Now they said no Photoshop for the models, not for the entirety of the pictures. And I'd disagree that a minimmum skin cleaning is a must; in the end, it's up to the client. If the client chooses to keep their blemishes and scars (and I've witnessed this), more power to them.

Not necessarily want to. Often women are scared into doing so. There are certain attributes in western culture that encourage practices not for health's sake or for the benefit of the individual, but for beauty's sake. Look at things like earrings; not having your ears pierced is irregular and weird, especially after a certain age. There is no difference in hygiene between a woman not shaving her body and a man not shaving his, yet for a girl to walk about with booty shorts and unshaven legs takes a hell of a lot of confidence, because of the taboos we place on going outside of what is "the norm" or "ideal beauty". In a way, it's subliminal "have-to"'s.

I can't imagine that National Geographic just prints slides as they were shot. They discourage any sort of photo enhancement except traditional ones - such as dodging and burning ... but if you look at any National Geographic magazine you see the same top notch processing that you have always seen, way back in the days before digital.
As for not using photoshop for any of your photography, and I'm assuming you mean you use no photo processing at all, I assume you shoot in jpg. Most pros shoot in RAW format, to record every bit of information available, and to give us the most latitude in developing. RAW files are never printed as shot - they are more like negatives than finished photos.
Don't imagine that in the good old days the greats didn't pull every trick in the book to produce their finished photographs.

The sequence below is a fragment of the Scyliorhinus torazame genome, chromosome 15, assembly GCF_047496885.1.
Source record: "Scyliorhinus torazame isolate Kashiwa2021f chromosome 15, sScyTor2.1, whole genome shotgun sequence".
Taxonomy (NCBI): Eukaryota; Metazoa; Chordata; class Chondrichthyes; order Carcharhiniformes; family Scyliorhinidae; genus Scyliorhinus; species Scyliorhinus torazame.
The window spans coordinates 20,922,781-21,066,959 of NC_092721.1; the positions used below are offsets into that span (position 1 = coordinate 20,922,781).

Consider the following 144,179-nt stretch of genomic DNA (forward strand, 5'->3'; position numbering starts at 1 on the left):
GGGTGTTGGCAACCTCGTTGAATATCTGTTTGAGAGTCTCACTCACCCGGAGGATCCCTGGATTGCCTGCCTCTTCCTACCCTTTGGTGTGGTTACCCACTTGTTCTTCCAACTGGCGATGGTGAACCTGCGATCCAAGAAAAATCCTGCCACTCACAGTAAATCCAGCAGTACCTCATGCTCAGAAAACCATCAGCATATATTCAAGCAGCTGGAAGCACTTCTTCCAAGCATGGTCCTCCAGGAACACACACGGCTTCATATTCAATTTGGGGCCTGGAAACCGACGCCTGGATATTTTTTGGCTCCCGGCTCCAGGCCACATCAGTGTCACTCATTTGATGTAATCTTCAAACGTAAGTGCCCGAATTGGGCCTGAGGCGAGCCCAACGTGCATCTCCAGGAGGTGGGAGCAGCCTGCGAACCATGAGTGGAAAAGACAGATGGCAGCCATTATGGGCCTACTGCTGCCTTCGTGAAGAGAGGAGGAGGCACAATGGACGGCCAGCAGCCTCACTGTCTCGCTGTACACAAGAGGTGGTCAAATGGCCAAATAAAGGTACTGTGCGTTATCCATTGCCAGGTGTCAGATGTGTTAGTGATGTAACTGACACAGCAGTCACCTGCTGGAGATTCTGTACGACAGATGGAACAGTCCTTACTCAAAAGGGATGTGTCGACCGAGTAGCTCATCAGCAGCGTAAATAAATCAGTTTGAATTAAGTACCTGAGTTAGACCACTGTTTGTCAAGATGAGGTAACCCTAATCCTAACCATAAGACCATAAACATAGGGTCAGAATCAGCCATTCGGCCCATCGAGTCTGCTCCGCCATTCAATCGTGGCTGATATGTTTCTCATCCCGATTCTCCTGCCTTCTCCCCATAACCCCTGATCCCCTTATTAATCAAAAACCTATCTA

why is it a must?

I'll take obtuse over sarcastic and condescending any day.

I stick with basic raw adjustments at this point. Overall exposure, shadows, contrast, sharpness. No localized adjustments or advanced editing.

I'm not saying any of that is bad and I may move into some of that but I applaud a magazine seeking to present women and models close to how they actually look.

Joseph Gordon-Levitt's movie Don Jon is not retouched. I saw many many flaws in terms of that, even Scarlett's tattoo, blurred out with make-up. I guess there was no budget for that, but still it would have been nice to clean it up a bit. Great movie tough.

Remy Musser's picture

Delivering RAW pics in not professional, even back in the film days we were working on the pictures.
Why would anyone deliver unfinished work?

No one gets my RAW images,ever.

mirza indigo's picture

nice one Kath....:)

i think it should be discussed between the model and the owner of the brand or whatever is being advertised (not necessarily sold) a model should have a say in the way he or she is represented and the owner of the brand should have a say in the way the brand is portrayed. personally i think scars should be worn proudly. They're part of who a person is and tell a story of what they've been through. As far as having flawless skin, there's always going to be opposing views. on one hand we're pushing an idea of what beauty is, and on the other hand some people want that fantasy of a perfect being. Scars and winkles are a real part of life and we should admire them not hide them.

i think it's more a matter of representing real people. im sure (by looking at some of the images on the website) that the pictures being used are definitely processed.

i shoot raw, but i set my camera to black and white so i can pay attention to tones and light as i shoot. i worry about the color later.

That is a really interesting idea. For an old timer like me I find that I can evaluate a photo in b&W much more easily than in colour. And of course, shooting RAW it's all still there when you get to post processing. I might try that! Thank you.